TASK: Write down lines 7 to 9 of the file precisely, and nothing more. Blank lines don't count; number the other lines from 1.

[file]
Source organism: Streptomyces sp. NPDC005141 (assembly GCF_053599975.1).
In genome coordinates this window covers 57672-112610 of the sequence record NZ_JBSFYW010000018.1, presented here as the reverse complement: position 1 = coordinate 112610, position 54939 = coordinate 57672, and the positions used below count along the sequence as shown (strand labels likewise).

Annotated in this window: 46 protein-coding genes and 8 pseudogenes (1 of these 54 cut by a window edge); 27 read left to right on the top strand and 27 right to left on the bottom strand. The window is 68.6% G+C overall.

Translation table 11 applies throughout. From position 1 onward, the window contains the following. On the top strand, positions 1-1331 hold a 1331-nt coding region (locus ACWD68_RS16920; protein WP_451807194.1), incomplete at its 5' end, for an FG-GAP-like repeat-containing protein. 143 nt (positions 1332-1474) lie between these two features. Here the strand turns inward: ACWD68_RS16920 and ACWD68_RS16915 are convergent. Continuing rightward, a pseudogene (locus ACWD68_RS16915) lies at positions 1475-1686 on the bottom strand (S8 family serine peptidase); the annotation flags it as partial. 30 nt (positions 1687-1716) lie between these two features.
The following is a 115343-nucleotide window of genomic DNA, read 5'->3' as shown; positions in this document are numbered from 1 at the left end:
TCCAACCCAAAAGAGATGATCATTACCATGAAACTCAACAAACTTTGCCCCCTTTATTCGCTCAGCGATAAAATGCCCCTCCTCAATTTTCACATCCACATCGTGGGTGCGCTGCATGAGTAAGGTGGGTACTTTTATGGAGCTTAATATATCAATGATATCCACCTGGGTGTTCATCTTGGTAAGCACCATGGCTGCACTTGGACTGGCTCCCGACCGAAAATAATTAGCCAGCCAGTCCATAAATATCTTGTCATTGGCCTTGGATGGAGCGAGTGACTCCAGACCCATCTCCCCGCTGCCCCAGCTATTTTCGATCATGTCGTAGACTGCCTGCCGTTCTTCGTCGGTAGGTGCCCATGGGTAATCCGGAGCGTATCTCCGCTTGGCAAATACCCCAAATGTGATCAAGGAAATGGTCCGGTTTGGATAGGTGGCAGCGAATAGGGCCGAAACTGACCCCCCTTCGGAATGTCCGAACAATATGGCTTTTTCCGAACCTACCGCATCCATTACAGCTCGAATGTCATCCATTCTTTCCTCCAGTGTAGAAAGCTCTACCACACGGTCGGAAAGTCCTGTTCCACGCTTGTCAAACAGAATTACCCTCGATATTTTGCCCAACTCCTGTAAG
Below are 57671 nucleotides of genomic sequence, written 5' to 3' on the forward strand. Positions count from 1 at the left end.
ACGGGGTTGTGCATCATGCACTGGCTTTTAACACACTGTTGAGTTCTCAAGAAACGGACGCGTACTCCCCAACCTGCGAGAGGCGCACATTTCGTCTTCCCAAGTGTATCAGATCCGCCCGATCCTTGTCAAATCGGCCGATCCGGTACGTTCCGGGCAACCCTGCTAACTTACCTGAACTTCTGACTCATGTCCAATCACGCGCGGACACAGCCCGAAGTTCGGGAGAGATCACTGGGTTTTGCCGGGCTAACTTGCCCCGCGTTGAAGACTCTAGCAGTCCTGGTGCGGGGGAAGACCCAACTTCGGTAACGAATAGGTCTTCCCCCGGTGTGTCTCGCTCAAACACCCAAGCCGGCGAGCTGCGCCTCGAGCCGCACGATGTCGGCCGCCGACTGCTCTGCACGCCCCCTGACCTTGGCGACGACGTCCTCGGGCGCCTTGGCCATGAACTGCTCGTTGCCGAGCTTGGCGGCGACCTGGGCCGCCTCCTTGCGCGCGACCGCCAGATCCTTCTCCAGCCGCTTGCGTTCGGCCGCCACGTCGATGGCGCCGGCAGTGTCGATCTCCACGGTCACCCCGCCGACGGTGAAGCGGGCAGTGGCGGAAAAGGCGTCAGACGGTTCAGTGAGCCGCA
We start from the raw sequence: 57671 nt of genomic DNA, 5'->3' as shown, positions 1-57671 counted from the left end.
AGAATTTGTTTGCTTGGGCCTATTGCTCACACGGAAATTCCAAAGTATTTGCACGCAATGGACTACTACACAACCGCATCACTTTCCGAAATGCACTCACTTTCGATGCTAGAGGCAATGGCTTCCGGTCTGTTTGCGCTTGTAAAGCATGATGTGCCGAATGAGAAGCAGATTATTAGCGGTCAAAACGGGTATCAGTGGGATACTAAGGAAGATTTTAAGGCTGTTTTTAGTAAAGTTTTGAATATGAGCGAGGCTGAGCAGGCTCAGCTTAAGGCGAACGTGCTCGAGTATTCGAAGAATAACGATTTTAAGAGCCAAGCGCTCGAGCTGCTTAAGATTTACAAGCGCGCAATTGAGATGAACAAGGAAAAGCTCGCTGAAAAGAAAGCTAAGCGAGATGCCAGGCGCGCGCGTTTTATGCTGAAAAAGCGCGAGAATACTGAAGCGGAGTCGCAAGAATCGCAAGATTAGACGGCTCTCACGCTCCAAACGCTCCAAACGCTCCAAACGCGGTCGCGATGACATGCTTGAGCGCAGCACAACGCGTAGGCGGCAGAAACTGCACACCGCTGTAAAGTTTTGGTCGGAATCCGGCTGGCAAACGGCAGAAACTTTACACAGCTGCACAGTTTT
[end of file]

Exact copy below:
Below are 57671 nucleotides of genomic sequence, written 5' to 3' on the forward strand. Positions count from 1 at the left end.
ACGGGGTTGTGCATCATGCACTGGCTTTTAACACACTGTTGAGTTCTCAAGAAACGGACGCGTACTCCCCAACCTGCGAGAGGCGCACATTTCGTCTTCCCAAGTGTATCAGATCCGCCCGATCCTTGTCAAATCGGCCGATCCGGTACGTTCCGGGCAACCCTGCTAACTTACCTGAACTTCTGACTCATGTCCAATCACGCGCGGACACAGCCCGAAGTTCGGGAGAGATCACTGGGTTTTGCCGGGCTAACTTGCCCCGCGTTGAAGACTCTAGCAGTCCTGGTGCGGGGGAAGACCCAACTTCGGTAACGAATAGGTCTTCCCCCGGTGTGTCTCGCTCAAACACCCAAGCCGGCGAGCTGCGCCTCGAGCCGCACGATGTCGGCCGCCGACTGCTCTGCACGCCCCCTGACCTTGGCGACGACGTCCTCGGGCGCCTTGGCCATGAACTGCTCGTTGCCGAGCTTGGCGGCGACCTGGGCCGCCTCCTTGCGCGCGACCGCCAGATCCTTCTCCAGCCGCTTGCGTTCGGCCGCCACGTCGATGGCGCCGGCAGTGTCGATCTCCACGGTCACCCCGCCGACGGTGAAGCGGGCAGTGGCGGAAAAGGCGTCAGACGGTTCAGTGAGCCGCA
We start from the raw sequence: 57671 nt of genomic DNA, 5'->3' as shown, positions 1-57671 counted from the left end.